MADISON -- Dane County Circuit Judge David Flanagan granted a temporary injunction Tuesday against Wisconsin's new Voter ID Law, stopping the law from taking effect for the state's April 3rd presidential primary election. It was soon discovered that Judge Flanagan had signed a "recall Walker" petition, and now, some say Judge Flanagan should have at least told everyone involved that he signed the petition, before making his ruling.
Governor Scott Walker is a defendant in the court challenge to the law requiring photo IDs to vote in Wisconsin. Judge Flanagan ordered the temporary injunction Tuesday, stopping that law. Some in the legal community were surprised at Tuesday's action.
Marquette law professor Janine Geske sat on the Wisconsin Supreme Court. She believes Judge Flanagan should have disclosed the fact that he signed the recall petition before he ruled on the Voter ID issue. Then, all parties could have settled the issue before the ruling. "First of all, I know Judge Flanagan, and I have a lot of respect for him. I don't know whether there's an ethical violation. I think the fact that he signed the recall petition, and now he's deciding this case, now has political implications. I would never have signed a recall petition. That's just my personal choice, because I didn't want the issue to arise," Geske said.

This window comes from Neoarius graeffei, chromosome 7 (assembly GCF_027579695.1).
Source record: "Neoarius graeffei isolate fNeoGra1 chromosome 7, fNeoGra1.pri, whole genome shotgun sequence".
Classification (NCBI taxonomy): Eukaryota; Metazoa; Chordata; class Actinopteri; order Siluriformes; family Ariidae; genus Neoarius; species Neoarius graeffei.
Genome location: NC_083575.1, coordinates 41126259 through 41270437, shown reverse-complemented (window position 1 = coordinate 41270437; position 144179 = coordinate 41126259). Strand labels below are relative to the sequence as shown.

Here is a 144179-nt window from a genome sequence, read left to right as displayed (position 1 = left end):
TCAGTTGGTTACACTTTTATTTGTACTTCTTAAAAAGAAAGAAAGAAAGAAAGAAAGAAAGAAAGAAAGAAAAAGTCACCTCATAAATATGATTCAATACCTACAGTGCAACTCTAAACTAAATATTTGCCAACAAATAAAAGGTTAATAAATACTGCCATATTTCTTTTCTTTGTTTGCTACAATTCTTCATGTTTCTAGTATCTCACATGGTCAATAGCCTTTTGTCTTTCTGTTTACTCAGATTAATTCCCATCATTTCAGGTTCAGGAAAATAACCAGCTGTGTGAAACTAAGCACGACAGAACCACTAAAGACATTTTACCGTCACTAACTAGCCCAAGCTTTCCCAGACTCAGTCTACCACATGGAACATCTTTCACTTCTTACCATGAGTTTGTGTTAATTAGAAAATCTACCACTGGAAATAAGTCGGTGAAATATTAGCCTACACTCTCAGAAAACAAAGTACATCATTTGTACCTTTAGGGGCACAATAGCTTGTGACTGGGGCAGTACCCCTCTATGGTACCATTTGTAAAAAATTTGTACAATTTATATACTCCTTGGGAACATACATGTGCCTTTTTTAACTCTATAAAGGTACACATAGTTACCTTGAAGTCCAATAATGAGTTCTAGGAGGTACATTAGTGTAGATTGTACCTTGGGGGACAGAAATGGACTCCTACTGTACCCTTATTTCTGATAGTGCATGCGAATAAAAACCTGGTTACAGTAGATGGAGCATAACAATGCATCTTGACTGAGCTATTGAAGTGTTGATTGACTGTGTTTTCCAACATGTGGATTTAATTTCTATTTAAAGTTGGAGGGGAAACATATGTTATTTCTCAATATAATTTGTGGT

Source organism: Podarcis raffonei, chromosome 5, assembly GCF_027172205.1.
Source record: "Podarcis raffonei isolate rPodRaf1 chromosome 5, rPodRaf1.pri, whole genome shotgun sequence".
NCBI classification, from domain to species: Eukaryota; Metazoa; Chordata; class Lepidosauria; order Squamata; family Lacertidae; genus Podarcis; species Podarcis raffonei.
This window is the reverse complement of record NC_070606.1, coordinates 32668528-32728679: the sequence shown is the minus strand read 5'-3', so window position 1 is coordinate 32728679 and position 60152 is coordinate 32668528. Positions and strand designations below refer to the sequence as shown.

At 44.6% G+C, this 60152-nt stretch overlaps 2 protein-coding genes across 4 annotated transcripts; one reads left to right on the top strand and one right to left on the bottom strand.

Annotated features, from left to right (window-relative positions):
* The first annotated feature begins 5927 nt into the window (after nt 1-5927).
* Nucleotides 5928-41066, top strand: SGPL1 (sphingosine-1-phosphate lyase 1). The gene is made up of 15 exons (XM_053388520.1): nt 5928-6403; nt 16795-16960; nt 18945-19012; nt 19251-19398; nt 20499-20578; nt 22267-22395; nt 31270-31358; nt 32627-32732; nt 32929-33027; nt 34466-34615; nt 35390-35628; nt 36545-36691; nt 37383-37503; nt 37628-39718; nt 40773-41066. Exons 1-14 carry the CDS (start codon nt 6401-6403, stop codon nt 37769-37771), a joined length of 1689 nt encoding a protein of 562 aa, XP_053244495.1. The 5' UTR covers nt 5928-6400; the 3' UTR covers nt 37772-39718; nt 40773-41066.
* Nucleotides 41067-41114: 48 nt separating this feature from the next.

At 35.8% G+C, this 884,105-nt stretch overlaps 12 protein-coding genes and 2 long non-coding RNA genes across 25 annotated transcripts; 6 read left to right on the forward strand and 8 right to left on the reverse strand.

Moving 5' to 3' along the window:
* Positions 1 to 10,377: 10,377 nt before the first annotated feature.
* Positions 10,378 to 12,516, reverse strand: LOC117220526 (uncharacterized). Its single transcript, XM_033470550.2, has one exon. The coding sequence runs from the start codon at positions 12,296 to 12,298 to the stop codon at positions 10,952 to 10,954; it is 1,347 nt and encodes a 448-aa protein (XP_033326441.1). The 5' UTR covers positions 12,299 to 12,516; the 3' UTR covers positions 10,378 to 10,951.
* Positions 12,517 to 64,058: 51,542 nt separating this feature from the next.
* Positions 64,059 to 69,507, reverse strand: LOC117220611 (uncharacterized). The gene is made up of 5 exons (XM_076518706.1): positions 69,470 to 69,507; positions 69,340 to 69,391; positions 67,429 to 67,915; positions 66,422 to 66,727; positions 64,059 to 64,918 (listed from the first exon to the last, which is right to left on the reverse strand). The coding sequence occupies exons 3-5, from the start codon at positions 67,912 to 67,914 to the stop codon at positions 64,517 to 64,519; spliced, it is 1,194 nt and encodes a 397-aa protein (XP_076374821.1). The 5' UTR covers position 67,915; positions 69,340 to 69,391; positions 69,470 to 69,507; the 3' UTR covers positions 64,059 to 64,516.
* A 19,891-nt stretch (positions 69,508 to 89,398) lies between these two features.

Rick Essenberg heads the conservative group Wisconsin Institute for Law and Liberty. "I'm surprised he signed a recall petition, because there's a tradition in Wisconsin that judges stay out of partisan politics, particularly if it involves taking a public position. There are some ethical rules that prohibit certain types of political activities, although they don't literally apply to signing a recall petition," Essenberg said.
Both Essenberg and Geske agree the main issue will end up being not the judge signing the petition, but the merits of the Voter ID Law.
Professor Geske expects the defendants in the Voter ID case to file a motion asking the judge to take himself off the case, and to vacate his order. The judge could then say there was no conflict here, and his order should stand. Then it will be one more issue for the court of appeals to deal with.
Wisconsin Attorney General J.B. Van Hollen has said he will appeal Judge Flanagan's decision and says he's confident the law will be upheld.